What is to prevent anyone from suing abortion providers? As I understand, Congress did not pass any law granting them immunity from wrongful death lawsuits. Now, I think that these lawsuits would be laughable and would be dismissed (probably because fetus is not a child for the purposes of the murder laws, although maybe in some states, it is). But my point is that there's no law which would prevent these suits. I won't like them, but I won't insist on blanket immunity. Also, another distinction is that in abortion cases, a right to abortion is protected in the Constitution (at least, as currently interpreted by the SCOTUS). The second amendment is much less clear in terms of what it actually allows. You would not disagree that there's much more debate about the scope of the 2nd amendment than about the scope of Roe/Casey, would you? I mean, at least it's clear that abortions within the first few weeks of pregnancy by adult women are protected.
As far as your first post, yes, the Constitution protects the right to bear arms. What is the meaning of the amendment is very unclear. Nobody argues that in some cases, threatening to use arms and even using arms is justified. Often times, it's not, however. That's why any blanket immunity to gun manufacturers is wrong: given the immunity, they will be less likely to invest in sensible measures such as gun locks, scrutiny of dealers, etc. I know that there are many controls imposed on gun manufacturers already, but granting an absolute immunity removes many of the market incentives to make products safer.
11.9.2005 4:09pm
Markusha:
Clayton,

What is to prevent anyone from suing abortion providers? As I understand, Congress did not pass any law granting them immunity from wrongful death lawsuits. Now, I think that these lawsuits would be laughable and would be dismissed (probably because fetus is not a child for the purposes of the murder laws, although maybe in some states, it is). But my point is that there's no law which would prevent these suits. I won't like them, but I won't insist on blanket immunity. Also, another distinction is that in abortion cases, a right to abortion is protected in the Constitution (at least, as currently interpreted by the SCOTUS). The second amendment is much less clear in terms of what it actually allows. You would not disagree that there's much more debate about the scope of the 2nd amendment than about the scope of Roe/Casey, would you? I mean, at least it's clear that abortions within the first few weeks of pregnancy by adult women are protected.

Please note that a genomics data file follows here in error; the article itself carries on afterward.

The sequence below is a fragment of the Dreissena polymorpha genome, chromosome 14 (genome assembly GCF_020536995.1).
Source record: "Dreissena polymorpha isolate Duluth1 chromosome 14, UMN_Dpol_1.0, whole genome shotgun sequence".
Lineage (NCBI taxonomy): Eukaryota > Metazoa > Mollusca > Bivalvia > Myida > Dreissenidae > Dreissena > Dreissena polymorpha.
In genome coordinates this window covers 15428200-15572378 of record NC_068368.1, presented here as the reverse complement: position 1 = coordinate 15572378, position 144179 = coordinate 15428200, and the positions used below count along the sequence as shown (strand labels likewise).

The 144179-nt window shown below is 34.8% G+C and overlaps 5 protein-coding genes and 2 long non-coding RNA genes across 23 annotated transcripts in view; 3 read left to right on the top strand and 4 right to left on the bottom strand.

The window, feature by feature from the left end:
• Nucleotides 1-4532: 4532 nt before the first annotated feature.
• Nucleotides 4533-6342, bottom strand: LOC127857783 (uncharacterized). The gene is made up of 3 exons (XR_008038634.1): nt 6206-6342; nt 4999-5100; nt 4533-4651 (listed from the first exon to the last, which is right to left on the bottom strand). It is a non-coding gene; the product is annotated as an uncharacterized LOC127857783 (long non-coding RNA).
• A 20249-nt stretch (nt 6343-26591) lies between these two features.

As far as your first post, yes, the Constitution protects the right to bear arms. What is the meaning of the amendment is very unclear. Nobody argues that in some cases, threatening to use arms and even using arms is justified. Often times, it's not, however. That's why any blanket immunity to gun manufacturers is wrong: given the immunity, they will be less likely to invest in sensible measures such as gun locks, scrutiny of dealers, etc. I know that there are many controls imposed on gun manufacturers already, but granting an absolute immunity removes many of the market incentives to make products safer.
11.9.2005 4:09pm
Kazinski:
"Buying vs Bad Policy" seems to be mixed up about the difference between the "Gun Industry" and the NRA. The Gun Industry is a small and not very powerful commercial interest. Their clout as compared to the auto, oil, banking and insurance industries is insignificant. The NRA on the other hand is a extremly powerful grassroots organization because it made up of a voluntary group of citizens that cares deeply about a single issue. They are willing to contribute scads of money, vote, and lobby their fellow citizens at a grassroots level to protect their constitutional right to keep and bear arms.

One other thing, the gun industry was not conferred "wholesale legal immunity" by the bill. If a gun manufacturer produces a defective product they can still be sued under product liability laws. But if there is nothing defective with their product, then they can't be sued for any accidental or intentional misuse. Just like any other product produced by any other industry.
11.9.2005 4:10pm
frankcross (mail):
I have heard it asserted many, many times that this litigation is costing gun manufacturers such enormous sums that it threatens to bankrupt them. I have yet to see those making the assertions present any evidence of this. Is there any?
11.9.2005 4:12pm
Markusha:
Oops, sorry for double posting!
11.9.2005 4:15pm
NickM (mail) (www):
It's nice to see that the defenses of the Slate article elide over the distinction between the "gun industry" and the "gun lobby". It's not the manufacturers of firearms who made large contributions, it's the multitude of small contributions to politicians endorsed by a membership organization with hundreds of thousands (possibly even over a million) of dues-paying members - and the millions of voters who pay attention to which politicians that membership organization supports and opposes. The NRA has political power because for millions of American voters, government protection of their right to keep and bear arms. and support of traditional uses of those arms (e.g., hunting) is a very important issue.